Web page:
Renowned children’s author JK Rowling is publishing a new story called The Ickabog, which will be free to read online to help entertain children and families stuck at home during the coronavirus pandemic. Taking to her Twitter handle on Tuesday, the author announced, “I have a small announcement, but before I get started, I want to head off one possible source of confusion. THIS IS NOT A HARRY POTTER SPIN-OFF.”
The author’s 13 tweet long thread went on, “Over 10 years ago, I wrote a stand-alone fairy tale called The Ickabog…. About The Ickabog The idea for The Ickabog came to me while I was still writing Harry Potter. I wrote most of a first draft in fits and starts between Potter books, intending to publish it after… I always meant to publish it, but after the last Potter was released I wrote two novels for adults and, after some dithering, decided to put those out next. Until very recently, the only people who’d heard the story of The Ickabog were my two younger children.”
She went on to write how she though The Ickabog was not for public eyes, “Over time I came to think of The Ickabog as just for my family. The manuscript went up into the attic, where it remained until a few weeks ago. This is the very dusty box I got down from the attic. Opening the box was like opening a time capsule. Most of the story was handwritten, but bits had been typed up. When I put it into some kind of order (I’m not renowned for my filing skills) I had a patchwork first draft.”
The first two chapters of The Ickabog are available for free here:https://t.co/afFEfRQQ5C
— J.K. Rowling (@jk_rowling) May 26, 2020
The Harry Potter author said she wrote the fairy tale for her children as a bedtime story over a decade ago. Set in an imaginary land, it is a stand-alone story “about truth and the abuse of power” for children from 7 to 9 years old and is unrelated to Rowling’s other books.
Rowling said the draft of the story had stayed in her attic while she focused on writing books for adults. She said her children, now teenagers, were “touchingly enthusiastic” when she recently suggested retrieving the story and publishing it for free.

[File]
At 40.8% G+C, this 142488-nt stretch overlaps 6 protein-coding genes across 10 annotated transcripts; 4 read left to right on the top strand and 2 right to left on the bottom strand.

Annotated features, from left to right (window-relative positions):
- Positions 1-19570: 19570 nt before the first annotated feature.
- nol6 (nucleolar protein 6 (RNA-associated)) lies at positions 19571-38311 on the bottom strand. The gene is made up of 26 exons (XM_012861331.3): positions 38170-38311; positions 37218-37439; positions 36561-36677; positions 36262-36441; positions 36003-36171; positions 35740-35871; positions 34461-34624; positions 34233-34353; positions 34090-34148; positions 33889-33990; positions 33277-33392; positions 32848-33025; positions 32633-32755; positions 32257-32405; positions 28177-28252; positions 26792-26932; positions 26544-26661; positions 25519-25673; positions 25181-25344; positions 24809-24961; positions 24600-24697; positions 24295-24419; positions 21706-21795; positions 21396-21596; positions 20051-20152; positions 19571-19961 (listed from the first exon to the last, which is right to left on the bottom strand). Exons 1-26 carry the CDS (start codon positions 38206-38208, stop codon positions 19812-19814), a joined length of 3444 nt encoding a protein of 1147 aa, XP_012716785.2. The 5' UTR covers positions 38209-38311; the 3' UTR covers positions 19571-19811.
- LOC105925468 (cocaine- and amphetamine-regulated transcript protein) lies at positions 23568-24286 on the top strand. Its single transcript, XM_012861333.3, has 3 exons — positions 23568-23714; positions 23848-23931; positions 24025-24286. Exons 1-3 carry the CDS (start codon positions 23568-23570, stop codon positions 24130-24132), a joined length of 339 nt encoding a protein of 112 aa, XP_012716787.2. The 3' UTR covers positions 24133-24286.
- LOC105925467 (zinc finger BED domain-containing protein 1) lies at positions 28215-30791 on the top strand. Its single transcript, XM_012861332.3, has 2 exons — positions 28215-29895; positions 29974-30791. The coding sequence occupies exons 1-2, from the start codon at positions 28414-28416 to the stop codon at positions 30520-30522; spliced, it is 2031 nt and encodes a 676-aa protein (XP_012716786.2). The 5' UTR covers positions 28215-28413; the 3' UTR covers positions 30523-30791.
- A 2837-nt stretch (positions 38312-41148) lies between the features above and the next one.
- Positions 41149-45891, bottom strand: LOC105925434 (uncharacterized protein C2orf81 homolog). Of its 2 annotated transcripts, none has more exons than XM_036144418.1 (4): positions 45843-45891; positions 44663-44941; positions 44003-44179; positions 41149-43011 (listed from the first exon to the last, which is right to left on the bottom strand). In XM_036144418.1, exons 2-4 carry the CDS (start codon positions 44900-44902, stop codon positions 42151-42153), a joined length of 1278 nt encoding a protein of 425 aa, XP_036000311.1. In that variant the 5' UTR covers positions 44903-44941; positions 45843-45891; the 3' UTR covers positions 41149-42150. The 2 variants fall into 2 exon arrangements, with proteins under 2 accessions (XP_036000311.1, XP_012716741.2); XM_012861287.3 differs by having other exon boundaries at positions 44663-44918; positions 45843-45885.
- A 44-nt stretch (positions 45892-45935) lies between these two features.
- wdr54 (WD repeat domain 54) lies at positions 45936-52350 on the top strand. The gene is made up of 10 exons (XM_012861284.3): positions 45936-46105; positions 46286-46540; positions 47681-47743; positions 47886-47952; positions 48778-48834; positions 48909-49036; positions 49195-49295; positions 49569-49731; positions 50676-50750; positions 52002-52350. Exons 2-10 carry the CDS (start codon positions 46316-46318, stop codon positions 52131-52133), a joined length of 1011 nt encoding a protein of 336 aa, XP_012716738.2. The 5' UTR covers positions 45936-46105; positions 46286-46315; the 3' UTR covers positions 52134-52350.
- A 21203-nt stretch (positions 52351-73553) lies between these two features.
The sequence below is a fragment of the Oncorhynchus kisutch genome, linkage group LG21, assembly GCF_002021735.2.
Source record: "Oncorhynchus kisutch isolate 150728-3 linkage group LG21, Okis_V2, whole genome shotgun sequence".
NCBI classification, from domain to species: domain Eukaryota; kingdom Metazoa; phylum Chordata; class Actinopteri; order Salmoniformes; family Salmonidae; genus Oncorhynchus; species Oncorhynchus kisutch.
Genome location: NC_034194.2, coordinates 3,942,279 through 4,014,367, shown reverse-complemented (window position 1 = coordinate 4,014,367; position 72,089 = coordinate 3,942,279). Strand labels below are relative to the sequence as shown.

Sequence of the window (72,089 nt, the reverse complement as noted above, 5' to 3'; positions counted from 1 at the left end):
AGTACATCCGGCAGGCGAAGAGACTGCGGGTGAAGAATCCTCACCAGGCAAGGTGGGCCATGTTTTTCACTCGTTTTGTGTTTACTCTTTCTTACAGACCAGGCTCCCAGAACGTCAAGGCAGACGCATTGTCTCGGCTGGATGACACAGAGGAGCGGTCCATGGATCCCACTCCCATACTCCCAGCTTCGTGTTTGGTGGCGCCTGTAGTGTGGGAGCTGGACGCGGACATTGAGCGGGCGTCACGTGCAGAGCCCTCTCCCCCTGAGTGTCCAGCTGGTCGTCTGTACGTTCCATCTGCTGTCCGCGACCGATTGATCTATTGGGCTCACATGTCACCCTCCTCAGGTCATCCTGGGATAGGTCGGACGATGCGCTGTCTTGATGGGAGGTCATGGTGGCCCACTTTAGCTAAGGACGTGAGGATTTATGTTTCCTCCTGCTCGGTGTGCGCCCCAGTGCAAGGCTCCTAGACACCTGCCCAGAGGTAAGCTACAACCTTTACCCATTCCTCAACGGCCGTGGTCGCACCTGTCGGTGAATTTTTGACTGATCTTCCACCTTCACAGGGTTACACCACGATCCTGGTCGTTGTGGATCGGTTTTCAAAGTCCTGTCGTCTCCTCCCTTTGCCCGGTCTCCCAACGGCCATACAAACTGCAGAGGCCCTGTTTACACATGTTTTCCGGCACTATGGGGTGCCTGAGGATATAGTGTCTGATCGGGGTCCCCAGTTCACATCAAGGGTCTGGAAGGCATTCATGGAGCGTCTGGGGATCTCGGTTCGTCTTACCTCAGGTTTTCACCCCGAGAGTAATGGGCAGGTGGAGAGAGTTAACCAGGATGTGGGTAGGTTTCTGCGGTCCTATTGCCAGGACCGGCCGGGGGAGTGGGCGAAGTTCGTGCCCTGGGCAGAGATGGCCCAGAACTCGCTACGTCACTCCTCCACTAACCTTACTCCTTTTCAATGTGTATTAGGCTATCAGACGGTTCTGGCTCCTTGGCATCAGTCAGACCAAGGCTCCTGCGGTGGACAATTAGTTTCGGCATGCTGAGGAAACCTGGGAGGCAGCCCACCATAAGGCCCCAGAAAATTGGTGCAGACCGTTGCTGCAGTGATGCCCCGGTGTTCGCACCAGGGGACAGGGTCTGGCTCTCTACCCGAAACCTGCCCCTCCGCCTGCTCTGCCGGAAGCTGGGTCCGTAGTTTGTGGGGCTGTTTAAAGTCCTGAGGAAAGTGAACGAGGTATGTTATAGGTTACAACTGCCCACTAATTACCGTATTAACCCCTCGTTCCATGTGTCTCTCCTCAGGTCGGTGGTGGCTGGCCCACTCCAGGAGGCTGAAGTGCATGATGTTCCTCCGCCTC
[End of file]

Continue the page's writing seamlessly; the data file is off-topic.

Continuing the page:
“For the last few weeks I’ve been immersed in a fictional world I thought I’d never enter again. As I worked to finish the book, I started reading chapters nightly to the family again,” she said.
“’The Ickabog’s first two readers (her children) told me what they remember from when they were tiny, and demanded the reinstatement of bits they’d particularly liked (I obeyed).” The first two chapters were posted online Tuesday, with daily instalments to follow until July 10.
The book will be published in print later this year, and Rowling said she will pledge royalties from its sales to projects helping those particularly affected by the pandemic.
On her personal website, Rowling explained the premise of Ickabog, “The Ickabog is a story about truth and the abuse of power. To forestall one obvious question: the idea came to me well over a decade ago, so it isn’t intended to be read as a response to anything that’s happening in the world right now. The themes are timeless and could apply to any era or any country.”
— J.K. Rowling (@jk_rowling) May 26, 2020
The author has also asked, via her Twitter handle, children between the ages of 7-12 to contribute artwork and illustrations for the story, saying that other ages can send in their art too as she would love to see it. She wrote, ““I’ll be giving suggestions as to what to draw as we go along, but you should let your imagination run wild.” And her feed is flooded with variations of the characters of Ickabog, and Ickabog himself. Rowling also mentioned that it is an official competition that is being run by Scholastic and that the final printed version of the book, which will release later this year, could have the artwork of those who participate. Whether any compensation will be offered wasn’t mentioned by Rowling, however the competition’s official rules say that a total of 34 winners will receive a “signed copy of the book,” adding that $650 “worth of books” will be donated by Scholastic to the winner’s choice of school or library.
(With AP inputs)